DO YOU THINK MIGHT MAKE RIGHT? — PART 6

Hans Sebald Beham engraving of the parable of ...

Hans Sebald Beham engraving of the parable of the Prodigal Son with his pigs, 1536 (Photo credit: Wikipedia)

This is the sixth and last post in a series.

  • Part 1 explained why I talk about the application of Christian theology to politics.
  • Part 2 provided a personal witness, what brought me to Christ Jesus.
  • Part 3 explains why some believe might makes right.
  • Part 4 considered the lesson of Ecclesiastes. To give might to life — we must love God and be obedient to His will.
  • Part 5 looked at the prospects ahead for our children and grandchildren. Will those who choose to remain Christians risk becoming martyrs for the sake of Christ Jesus?

Here we will consider how God’s people use worship to conduct spiritual warfare.

The Warfare In Worship

The Temptation To Escape Responsibility

What characterizes sin in modern America? Are the sins we commit new?  The list of the seven deadly sins originated in early Christian times. These are:    wrathgreedslothpridelustenvy, and gluttony; and these sins remain the sins we still commit with greatest effect.

What characterizes the sinner in modern America? Here at Walking In Truth are 28 Characteristics Of The Wicked. Since each characteristic references centuries old Bible verses, we cannot rightly say this list points to anything new about America’s sinners. With respect to sin at least, we are pretty much the same as our forebears.

So is there anything different about sinning in America? Perhaps. Consider the parable of The Prodigal Son. Here a generous father gives his foolish younger son a considerable sum of wealth, and that son squanders his inheritance with loose living. Thus, the story abruptly shifts from loose living to feeding pigs, and the loose living ends.

Here in America we can more easily fritter away our entire life with loose living. Unlike the peoples who lived in Biblical times, we are much better organized to promote loose living. What do we have?

  • We have “free love.” We have subsidized contraception, including abortion. We don’t have to wait for “unwanted births.” We can sacrifice our children on the alter of self-indulgence before they are even born.
  • We have a superabundance of recreational drugs. We have a perfectly legal alcoholic beverages industry devoted to glamorizing the joys of inebriation, and we have well organized and well-heeled crime syndicates dedicated to providing even more poisonous stuff (supposedly for pleasure).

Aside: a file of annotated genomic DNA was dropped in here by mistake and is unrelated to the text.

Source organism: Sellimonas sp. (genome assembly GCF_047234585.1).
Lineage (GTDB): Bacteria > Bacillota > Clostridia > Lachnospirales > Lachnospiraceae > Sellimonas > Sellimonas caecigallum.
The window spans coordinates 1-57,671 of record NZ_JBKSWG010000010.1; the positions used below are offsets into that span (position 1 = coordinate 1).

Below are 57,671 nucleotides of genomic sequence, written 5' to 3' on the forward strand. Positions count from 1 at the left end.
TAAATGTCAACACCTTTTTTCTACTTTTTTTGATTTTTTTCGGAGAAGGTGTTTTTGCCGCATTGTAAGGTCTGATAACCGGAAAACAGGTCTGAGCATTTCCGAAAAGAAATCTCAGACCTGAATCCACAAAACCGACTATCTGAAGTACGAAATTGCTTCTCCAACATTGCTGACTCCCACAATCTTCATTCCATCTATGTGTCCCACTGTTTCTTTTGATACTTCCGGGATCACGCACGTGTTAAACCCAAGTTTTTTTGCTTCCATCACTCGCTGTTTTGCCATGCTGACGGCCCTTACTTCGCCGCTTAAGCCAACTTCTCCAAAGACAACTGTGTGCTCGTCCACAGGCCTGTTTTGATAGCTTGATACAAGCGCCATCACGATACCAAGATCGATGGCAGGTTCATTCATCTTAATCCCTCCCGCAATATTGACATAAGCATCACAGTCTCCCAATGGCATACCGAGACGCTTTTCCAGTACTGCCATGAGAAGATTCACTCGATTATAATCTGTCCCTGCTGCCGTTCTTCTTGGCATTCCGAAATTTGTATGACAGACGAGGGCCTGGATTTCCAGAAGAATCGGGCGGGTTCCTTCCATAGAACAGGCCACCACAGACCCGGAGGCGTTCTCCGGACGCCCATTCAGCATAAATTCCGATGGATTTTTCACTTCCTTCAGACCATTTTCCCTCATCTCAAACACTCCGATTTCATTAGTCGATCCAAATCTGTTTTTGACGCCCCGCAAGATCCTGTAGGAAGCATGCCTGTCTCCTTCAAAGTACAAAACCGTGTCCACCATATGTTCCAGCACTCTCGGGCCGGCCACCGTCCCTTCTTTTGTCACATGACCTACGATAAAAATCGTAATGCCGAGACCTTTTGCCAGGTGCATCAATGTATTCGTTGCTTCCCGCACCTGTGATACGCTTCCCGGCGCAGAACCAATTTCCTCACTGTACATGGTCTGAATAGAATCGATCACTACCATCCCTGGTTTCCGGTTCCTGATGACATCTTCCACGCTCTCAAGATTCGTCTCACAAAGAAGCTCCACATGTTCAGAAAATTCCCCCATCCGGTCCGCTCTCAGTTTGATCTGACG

• We have a welfare state. You don’t want to work? You think having multiple children with multiple husbands should just be considered investing in the future. Then America is most certainly the place for you.
  • We have a mass media that artfully creates fantasy worlds, including imaginary worlds where sin has no serious consequences. You like living a fantasy? Can you conceive of committing all the crimes you can imagine? Would you like to be able take whatever you want, but what if you get caught? In America, that’s no problem. You just have to put up with prison freebies:  room and board, job training, cable TV, a weight room, ….

Of course, to some extent I exaggerate.  Unless you come from a poor intercity neighborhood, prison isn’t going to look like a picnic, but you can imagine it might be. If not for the company prisoners have to keep, even prison would not seem like an especially bad place to be.

Because of our prosperity, when we make poor moral choices and waste our time and resources with loose living, few of us risk starving. In fact, many of us can and do shift the consequences of our poor choices onto someone else. Moreover, America spends much of its industry peddling loose living for serious profit. So many people, knowing the immediate consequences will not be severe, choose the gate that is wide and the way that is broad, the path that leads to destruction (Matthew 7:13-14), and they seek escape into sex, drugs, sloth, fantasy, crime, and so forth.

The Importance Of Striving To Become Mature Christians

How did we get into this mess? Why is it that our people have become so undisciplined? Why do the morals of our society continue to degenerate? There are many things we might point to, but the answer, I think, can be found in Hebrews 5:12- Hebrews 6:20. Here is how that passage begins.

Hebrews 5:12-14 New King James Version (NKJV)

Spiritual Immaturity

12 For though by this time you ought to be teachers, you need someone to teach you again the first principles of the oracles of God; and you have come to need milk and not solid food. 13 For everyone who partakes only of milk is unskilled in the word of righteousness, for he is a babe. 14 But solid food belongs to those who are of full age, that is, those who by reason of use have their senses exercised to discern both good and evil.